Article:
Bluff The Listener

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Our panelists tell us three stories of someone trying to help, but not helping much.


From NPR and WBEZ-Chicago, this is WAIT WAIT...DON'T TELL ME!, the NPR News quiz. I'm Carl Kassel. We're playing this week with Adam Felber, Amy Dickinson and Mo Rocca. And here again is your host, at the Meyeroff Symphony Hall in Baltimore, Maryland, Peter Sagal.


Thank you, Carl.


SAGAL: Thank you all. Right now, it's time for the WAIT WAIT...DON'T TELL ME! Bluff the Listener game. Call 1-888-Wait-Wait to play our game on the air. Hi, you're on WAIT WAIT...DON'T TELL ME!

MICK ALEXANDER: Hi, I'm Mick Alexander from Newton, Massachusetts.

SAGAL: Hey, how are things in Newton?

ALEXANDER: Actually pretty nice for a change.

SAGAL: What do you do there?

ALEXANDER: I'm a neurologist at Harvard Medical School and Beth Israel Deaconess Hospital.

SAGAL: Have you discovered anything interesting about how the brain works that you can share with us right now?

ALEXANDER: Well, I've discovered that right-handed brains and left-handed brains are quite a bit different from each other.


ALEXANDER: Yeah, right handers' brains are pretty boring. They're all pretty much the same. You know one right hander, you pretty know them all.

MO ROCCA: Oh my gosh.

ALEXANDER: Yeah, but left handers are quite variable. They're much more interesting as a group.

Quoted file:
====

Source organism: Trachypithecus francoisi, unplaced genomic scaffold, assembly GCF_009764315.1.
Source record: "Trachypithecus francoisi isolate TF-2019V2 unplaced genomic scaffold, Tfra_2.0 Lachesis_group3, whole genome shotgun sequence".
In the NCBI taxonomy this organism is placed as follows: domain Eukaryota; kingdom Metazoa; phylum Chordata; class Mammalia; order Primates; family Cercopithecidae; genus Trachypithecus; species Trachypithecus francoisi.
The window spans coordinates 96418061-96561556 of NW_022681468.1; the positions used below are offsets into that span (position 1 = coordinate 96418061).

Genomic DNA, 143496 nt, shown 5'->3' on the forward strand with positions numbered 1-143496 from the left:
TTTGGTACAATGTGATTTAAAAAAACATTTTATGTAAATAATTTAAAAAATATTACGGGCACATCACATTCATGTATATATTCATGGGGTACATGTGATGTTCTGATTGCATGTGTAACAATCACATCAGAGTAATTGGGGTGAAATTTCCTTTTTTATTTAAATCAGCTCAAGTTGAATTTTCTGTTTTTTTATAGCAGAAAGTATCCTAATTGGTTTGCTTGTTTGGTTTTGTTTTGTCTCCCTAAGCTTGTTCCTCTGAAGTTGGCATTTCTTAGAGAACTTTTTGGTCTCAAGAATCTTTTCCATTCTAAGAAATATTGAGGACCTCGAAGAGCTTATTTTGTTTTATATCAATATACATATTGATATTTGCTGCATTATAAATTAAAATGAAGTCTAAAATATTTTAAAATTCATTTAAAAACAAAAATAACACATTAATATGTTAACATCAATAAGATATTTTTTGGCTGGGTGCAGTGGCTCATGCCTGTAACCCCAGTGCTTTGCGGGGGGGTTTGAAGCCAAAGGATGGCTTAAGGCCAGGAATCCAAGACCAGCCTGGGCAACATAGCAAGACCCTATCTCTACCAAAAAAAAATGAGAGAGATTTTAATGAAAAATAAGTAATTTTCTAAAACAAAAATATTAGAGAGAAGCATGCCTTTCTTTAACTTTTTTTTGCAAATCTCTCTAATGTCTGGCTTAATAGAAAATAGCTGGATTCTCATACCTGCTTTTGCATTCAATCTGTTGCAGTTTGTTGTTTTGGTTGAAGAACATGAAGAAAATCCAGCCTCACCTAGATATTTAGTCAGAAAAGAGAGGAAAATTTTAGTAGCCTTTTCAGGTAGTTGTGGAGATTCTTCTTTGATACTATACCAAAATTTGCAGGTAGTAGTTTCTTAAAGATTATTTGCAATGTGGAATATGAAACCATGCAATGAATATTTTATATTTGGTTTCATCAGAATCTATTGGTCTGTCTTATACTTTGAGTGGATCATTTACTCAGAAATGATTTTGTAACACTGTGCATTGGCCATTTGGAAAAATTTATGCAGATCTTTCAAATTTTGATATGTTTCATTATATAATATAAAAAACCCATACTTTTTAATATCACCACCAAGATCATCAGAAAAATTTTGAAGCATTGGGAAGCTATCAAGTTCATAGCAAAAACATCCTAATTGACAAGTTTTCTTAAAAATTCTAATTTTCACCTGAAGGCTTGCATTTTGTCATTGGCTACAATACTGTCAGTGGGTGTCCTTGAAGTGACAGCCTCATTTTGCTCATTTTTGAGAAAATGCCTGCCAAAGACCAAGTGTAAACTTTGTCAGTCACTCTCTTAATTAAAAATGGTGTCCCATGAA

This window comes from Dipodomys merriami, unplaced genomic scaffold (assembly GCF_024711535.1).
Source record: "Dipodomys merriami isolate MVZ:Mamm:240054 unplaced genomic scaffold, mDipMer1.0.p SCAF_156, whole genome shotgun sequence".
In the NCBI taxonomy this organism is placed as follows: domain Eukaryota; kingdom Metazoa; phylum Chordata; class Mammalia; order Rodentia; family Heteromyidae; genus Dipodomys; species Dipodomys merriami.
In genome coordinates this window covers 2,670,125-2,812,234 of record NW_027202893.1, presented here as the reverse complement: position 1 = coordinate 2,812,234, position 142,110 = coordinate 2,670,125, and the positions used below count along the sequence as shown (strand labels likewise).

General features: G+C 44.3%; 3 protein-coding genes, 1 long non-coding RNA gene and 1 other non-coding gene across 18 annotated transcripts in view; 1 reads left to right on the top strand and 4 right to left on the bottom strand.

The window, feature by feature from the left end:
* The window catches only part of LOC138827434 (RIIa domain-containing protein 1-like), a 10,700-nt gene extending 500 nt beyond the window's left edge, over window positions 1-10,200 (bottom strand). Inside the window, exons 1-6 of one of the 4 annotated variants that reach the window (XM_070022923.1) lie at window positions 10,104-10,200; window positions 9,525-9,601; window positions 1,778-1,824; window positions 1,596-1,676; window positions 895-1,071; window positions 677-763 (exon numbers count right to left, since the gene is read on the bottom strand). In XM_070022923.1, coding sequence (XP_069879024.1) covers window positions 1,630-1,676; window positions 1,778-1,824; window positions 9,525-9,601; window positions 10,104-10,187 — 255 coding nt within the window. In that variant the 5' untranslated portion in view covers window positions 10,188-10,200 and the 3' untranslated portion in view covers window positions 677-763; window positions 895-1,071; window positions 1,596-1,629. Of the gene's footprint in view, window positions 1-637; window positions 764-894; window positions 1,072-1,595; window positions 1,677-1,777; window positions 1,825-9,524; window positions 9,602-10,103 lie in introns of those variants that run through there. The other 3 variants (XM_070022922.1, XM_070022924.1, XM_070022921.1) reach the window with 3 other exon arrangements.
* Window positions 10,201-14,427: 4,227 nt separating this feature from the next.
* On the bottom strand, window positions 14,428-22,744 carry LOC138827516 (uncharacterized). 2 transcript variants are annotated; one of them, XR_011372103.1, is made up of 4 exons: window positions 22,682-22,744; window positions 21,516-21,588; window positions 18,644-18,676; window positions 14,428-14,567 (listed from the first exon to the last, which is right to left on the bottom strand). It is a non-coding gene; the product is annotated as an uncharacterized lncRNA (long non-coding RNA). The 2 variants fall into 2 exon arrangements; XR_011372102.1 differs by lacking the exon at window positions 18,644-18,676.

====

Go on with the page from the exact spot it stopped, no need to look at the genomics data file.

SAGAL: Well, Mick, you're going to play our game in which you must try to tell truth from fiction. What's the topic, Carl?

KASELL: That's not helping.

SAGAL: There are people who want to help, and there are people who are really bad at helping. This week, we heard about a sincere attempt to make things better that only made things worse. Our panelists are going to tell you three stories of well-intentioned but ineffective do-gooders. Only one of them was in the news this week. Choose that true story, you will win Carl's voice on your voicemail. Ready to go?


SAGAL: Let us hear from Mr. Mo Rocca.

ROCCA: Rockville, Maryland has tried everything to deal with young speed demons tearing down Tuckerman Lane. "Speed bumps didn't work. Stop light cameras issuing tickets didn't make a difference," said city manager Steven Oaks. "We realized the only thing that might stop these kids from speeding is the sight of a little old lady shuffling across the street."


ROCCA: And so, the city turned to Harlequin Dinner Theater and hired six elderly actresses to cross the street at regular intervals. Myrna Davis, last fall's Mother Superior from "Sound of Music," pushes a granny cart with groceries to make herself especially vulnerable. Evelyn Franzen and Luli Markham, hot off a sold out run of "Arsenic and Old Lace," work in tandem.


ROCCA: Evelyn helping Luli, who pretends to be blind. Drivers have indeed noticed and reacted with their horns.


ROCCA: Rockville now has a noise pollution problem equal to a third world megalopolis.


ROCCA: "I took this gig pretending to be a little old lady," said Luli Markham, "now I'm suffering total hearing loss."



SAGAL: Fake little old ladies trying to slow down the traffic in Rockville, Maryland. Your next story of unhelpful help comes from Amy Dickinson.

AMY DICKINSON: Last November, when all of England was going barking mad over the royal engagement, the Royal Humane Society decided to capitalize on the craze for all things royal by creating an ad campaign showing the queen with her herd of Corgies and the slogan, "Corgies, they're royally cool."